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5 Fascinating Facts About Kingfishers

Common Kingfisher (Alcedo Atthis)

Just 12cm high with strident blue plumage and the flying-style of a speeding bullet, a kingfisher can really pack a punch. But in spite of all its dazzling brilliance, it is also deeply secretive. As a wildlife artist, I made it my mission to find out more. I built an artificial nest box and watched as a kingfisher pair raised their chicks inside. Here are five of the fascinating facts I learned.

1. Kingfishers inspired Japanese bullet trains 

Kingfishers fly low and straight like bullets, reaching up to 25 miles per hour, but it’s not their speed that excites scientists; it’s their beaks. Sharp, pointed, and so long that they make up a third of a kingfisher’s height, these beaks slice soundlessly through water meaning kingfishers can dive into pools without alerting fish. Engineers working on Japan’s high-speed bullet train copied the shape of this beak to prevent sonic boom whenever these fast-moving trains enter a tunnel.

2. It’s all in the beak: Kingfisher beaks help tell the sexes apart

Males and female kingfishers are so similar it is hard to tell them apart. The easiest way, if you can get close enough to see it, is the fact that the lower bill of a female’s beak is orange, as if she’s applied a streak of lipstick. The chicks don’t develop this colouring until they are almost a year old, so youngsters are almost impossible to tell apart.

3. Kingfishers don’t actually like each other

Kingfishers are solitary birds and have to overcome a natural aversion to one another in order to come together to breed. Their courtship can have an underlying tension as they move awkwardly around one another. Even the male’s mating poise mirrors its aggressive stance.

4. Kingfisher chicks are ugly

Pink and bald, kingfisher chicks are particularly ugly when they hatch. At just one inch-high, they sit bolt upright, like baby pterodactyls, using each other as props to balance against. This interconnection keeps them warm and dry whilst the upright posture helps keep their tiny bodies off the dirt of their nest floor. Unlike many other bird species that maintain a clean nest by removing their chick’s faecal sacks, kingfisher nests can be filthy. This is also the reason why their flight feathers don’t grow until a week before they hatch. But when this blue and orange plumage finally emerges, these ugly ducklings transform into stunning beauties.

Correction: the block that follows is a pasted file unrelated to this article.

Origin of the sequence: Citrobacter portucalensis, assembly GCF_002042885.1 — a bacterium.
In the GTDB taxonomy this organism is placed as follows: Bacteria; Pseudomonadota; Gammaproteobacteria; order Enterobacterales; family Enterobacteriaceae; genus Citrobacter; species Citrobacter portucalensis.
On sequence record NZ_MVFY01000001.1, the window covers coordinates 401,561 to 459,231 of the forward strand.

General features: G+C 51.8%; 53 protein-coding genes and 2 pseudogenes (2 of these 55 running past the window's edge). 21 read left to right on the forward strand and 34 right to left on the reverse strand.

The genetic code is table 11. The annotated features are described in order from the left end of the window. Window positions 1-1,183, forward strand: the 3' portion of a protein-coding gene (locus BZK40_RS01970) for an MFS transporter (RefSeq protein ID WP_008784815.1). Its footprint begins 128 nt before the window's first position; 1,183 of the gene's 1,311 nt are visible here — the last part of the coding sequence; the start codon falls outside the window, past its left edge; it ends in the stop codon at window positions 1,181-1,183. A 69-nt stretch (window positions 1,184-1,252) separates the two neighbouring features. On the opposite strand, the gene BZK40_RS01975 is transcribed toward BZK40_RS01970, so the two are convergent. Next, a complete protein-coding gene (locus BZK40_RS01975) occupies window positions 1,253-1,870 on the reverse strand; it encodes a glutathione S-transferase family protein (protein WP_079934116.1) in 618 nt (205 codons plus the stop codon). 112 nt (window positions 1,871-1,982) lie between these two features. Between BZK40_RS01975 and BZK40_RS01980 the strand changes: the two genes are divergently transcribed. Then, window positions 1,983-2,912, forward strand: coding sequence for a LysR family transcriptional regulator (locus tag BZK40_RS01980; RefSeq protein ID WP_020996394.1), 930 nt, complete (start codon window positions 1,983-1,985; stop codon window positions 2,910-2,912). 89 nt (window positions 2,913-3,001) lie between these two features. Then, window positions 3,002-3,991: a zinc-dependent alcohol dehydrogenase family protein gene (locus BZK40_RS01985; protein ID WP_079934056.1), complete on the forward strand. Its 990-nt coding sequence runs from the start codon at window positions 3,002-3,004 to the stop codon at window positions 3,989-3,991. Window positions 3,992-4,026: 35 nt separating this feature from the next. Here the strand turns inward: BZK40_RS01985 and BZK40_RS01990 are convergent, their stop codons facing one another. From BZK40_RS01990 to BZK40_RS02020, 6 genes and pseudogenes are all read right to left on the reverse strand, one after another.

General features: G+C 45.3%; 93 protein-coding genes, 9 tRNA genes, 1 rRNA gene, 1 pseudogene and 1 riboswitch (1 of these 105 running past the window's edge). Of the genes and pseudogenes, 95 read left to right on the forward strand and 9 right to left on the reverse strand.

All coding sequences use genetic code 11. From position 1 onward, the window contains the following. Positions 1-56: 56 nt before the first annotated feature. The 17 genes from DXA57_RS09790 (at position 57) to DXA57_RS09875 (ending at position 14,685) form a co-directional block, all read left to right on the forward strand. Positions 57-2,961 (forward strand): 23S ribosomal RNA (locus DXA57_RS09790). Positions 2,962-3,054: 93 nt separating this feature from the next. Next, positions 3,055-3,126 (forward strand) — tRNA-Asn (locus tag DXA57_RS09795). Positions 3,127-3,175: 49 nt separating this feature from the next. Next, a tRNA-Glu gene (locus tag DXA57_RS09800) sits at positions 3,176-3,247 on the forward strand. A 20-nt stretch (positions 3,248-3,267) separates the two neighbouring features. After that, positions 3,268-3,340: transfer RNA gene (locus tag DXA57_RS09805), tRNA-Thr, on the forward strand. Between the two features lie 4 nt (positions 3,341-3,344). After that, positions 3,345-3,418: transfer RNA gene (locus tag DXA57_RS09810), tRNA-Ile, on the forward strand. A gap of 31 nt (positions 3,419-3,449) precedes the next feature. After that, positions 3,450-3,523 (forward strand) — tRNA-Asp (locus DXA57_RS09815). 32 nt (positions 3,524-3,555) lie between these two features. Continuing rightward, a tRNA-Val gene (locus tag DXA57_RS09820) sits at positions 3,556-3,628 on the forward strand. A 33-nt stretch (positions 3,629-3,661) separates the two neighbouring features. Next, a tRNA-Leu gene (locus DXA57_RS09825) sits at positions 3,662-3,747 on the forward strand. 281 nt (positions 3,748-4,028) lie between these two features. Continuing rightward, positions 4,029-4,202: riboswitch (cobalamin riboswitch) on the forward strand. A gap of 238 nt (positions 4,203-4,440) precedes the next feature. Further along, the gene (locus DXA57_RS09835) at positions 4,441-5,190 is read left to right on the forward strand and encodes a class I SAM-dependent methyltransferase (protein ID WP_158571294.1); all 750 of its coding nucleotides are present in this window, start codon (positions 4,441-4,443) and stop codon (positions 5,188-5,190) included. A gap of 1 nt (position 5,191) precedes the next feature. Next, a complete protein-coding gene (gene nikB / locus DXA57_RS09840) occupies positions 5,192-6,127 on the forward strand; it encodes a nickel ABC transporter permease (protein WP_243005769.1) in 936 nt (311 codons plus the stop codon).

5. Kingfisher chicks have fluorescent beak tips to help their parents feed them in the dark

The length of a kingfisher’s beak can be something of a hindrance when it comes to feeding the chicks in the pitch black of an underground nest. But these birds have an ingenious answer to this problem: the chicks have a white tip to their beaks and their parents have a white flash on each side of their face, providing a luminous visual clue.


Read More:

Find out more fascinating facts about kingfishers here: 

When Kingfishers Disappear Underground | Kingfisher Art Study

And discover how I built an artificial kingfisher nest so that I would watch them bring up their chicks here: 

How I Built an Artifical Bank to Film Kingfishers Underground | Kingfisher Art Studies

Below is my collection of paintings inspired by watching kingfishers: 

My Collection of Kingfisher Paintings

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3 comments on 5 Fascinating Facts About Kingfishers

  1. Extremely interesting. I live in South Africa, and we have a sandstone cutaway behind our house, full of holes where Brown Hooded Kingfishers have nested over the years. In 11 years there has always been one of the holes occupied. Only 1 chick at a time from breeding. They seem to refurbish old holes. Thanks for your effort in opening the Kingfisher world to us. The Brown Hooded has a different diet.
    Rgds, Dave n Debbie.

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